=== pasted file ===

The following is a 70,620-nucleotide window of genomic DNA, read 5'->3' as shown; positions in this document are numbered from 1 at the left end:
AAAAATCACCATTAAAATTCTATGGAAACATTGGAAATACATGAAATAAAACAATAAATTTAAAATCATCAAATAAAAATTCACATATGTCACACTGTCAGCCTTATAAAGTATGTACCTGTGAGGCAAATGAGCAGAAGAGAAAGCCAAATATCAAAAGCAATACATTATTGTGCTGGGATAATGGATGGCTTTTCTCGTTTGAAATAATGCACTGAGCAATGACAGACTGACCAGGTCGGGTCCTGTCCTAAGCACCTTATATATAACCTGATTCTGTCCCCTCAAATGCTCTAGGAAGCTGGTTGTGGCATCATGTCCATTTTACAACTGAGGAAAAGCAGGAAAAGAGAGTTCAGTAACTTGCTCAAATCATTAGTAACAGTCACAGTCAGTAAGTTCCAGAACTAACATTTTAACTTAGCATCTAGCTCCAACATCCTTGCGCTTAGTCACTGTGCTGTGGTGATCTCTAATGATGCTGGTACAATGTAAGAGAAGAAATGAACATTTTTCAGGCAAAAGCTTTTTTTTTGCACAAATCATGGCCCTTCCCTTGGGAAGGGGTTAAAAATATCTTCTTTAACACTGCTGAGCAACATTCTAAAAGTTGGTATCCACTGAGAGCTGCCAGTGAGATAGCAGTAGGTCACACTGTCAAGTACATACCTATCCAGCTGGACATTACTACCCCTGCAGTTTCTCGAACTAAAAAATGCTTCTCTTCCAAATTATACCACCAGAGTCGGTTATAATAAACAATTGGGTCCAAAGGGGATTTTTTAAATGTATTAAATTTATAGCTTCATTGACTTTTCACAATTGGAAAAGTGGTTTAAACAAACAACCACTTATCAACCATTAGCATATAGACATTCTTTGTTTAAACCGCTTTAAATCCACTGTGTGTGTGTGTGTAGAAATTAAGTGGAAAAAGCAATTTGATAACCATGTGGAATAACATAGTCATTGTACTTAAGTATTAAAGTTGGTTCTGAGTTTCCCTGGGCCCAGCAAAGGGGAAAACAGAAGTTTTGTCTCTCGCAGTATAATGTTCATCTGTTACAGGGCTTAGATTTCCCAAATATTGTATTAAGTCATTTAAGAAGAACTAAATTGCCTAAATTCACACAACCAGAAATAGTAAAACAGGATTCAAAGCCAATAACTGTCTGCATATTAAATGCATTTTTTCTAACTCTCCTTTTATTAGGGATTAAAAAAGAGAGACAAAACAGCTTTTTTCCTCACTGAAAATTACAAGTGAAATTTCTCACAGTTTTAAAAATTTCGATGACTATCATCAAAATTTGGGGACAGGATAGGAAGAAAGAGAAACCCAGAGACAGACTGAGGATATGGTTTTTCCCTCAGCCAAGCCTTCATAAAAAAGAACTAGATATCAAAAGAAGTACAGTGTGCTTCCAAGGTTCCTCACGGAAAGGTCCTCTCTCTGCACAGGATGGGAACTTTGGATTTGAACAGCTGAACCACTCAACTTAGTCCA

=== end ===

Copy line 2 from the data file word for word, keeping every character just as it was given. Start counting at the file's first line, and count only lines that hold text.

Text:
AAAAATCACCATTAAAATTCTATGGAAACATTGGAAATACATGAAATAAAACAATAAATTTAAAATCATCAAATAAAAATTCACATATGTCACACTGTCAGCCTTATAAAGTATGTACCTGTGAGGCAAATGAGCAGAAGAGAAAGCCAAATATCAAAAGCAATACATTATTGTGCTGGGATAATGGATGGCTTTTCTCGTTTGAAATAATGCACTGAGCAATGACAGACTGACCAGGTCGGGTCCTGTCCTAAGCACCTTATATATAACCTGATTCTGTCCCCTCAAATGCTCTAGGAAGCTGGTTGTGGCATCATGTCCATTTTACAACTGAGGAAAAGCAGGAAAAGAGAGTTCAGTAACTTGCTCAAATCATTAGTAACAGTCACAGTCAGTAAGTTCCAGAACTAACATTTTAACTTAGCATCTAGCTCCAACATCCTTGCGCTTAGTCACTGTGCTGTGGTGATCTCTAATGATGCTGGTACAATGTAAGAGAAGAAATGAACATTTTTCAGGCAAAAGCTTTTTTTTTGCACAAATCATGGCCCTTCCCTTGGGAAGGGGTTAAAAATATCTTCTTTAACACTGCTGAGCAACATTCTAAAAGTTGGTATCCACTGAGAGCTGCCAGTGAGATAGCAGTAGGTCACACTGTCAAGTACATACCTATCCAGCTGGACATTACTACCCCTGCAGTTTCTCGAACTAAAAAATGCTTCTCTTCCAAATTATACCACCAGAGTCGGTTATAATAAACAATTGGGTCCAAAGGGGATTTTTTAAATGTATTAAATTTATAGCTTCATTGACTTTTCACAATTGGAAAAGTGGTTTAAACAAACAACCACTTATCAACCATTAGCATATAGACATTCTTTGTTTAAACCGCTTTAAATCCACTGTGTGTGTGTGTGTAGAAATTAAGTGGAAAAAGCAATTTGATAACCATGTGGAATAACATAGTCATTGTACTTAAGTATTAAAGTTGGTTCTGAGTTTCCCTGGGCCCAGCAAAGGGGAAAACAGAAGTTTTGTCTCTCGCAGTATAATGTTCATCTGTTACAGGGCTTAGATTTCCCAAATATTGTATTAAGTCATTTAAGAAGAACTAAATTGCCTAAATTCACACAACCAGAAATAGTAAAACAGGATTCAAAGCCAATAACTGTCTGCATATTAAATGCATTTTTTCTAACTCTCCTTTTATTAGGGATTAAAAAAGAGAGACAAAACAGCTTTTTTCCTCACTGAAAATTACAAGTGAAATTTCTCACAGTTTTAAAAATTTCGATGACTATCATCAAAATTTGGGGACAGGATAGGAAGAAAGAGAAACCCAGAGACAGACTGAGGATATGGTTTTTCCCTCAGCCAAGCCTTCATAAAAAAGAACTAGATATCAAAAGAAGTACAGTGTGCTTCCAAGGTTCCTCACGGAAAGGTCCTCTCTCTGCACAGGATGGGAACTTTGGATTTGAACAGCTGAACCACTCAACTTAGTCCA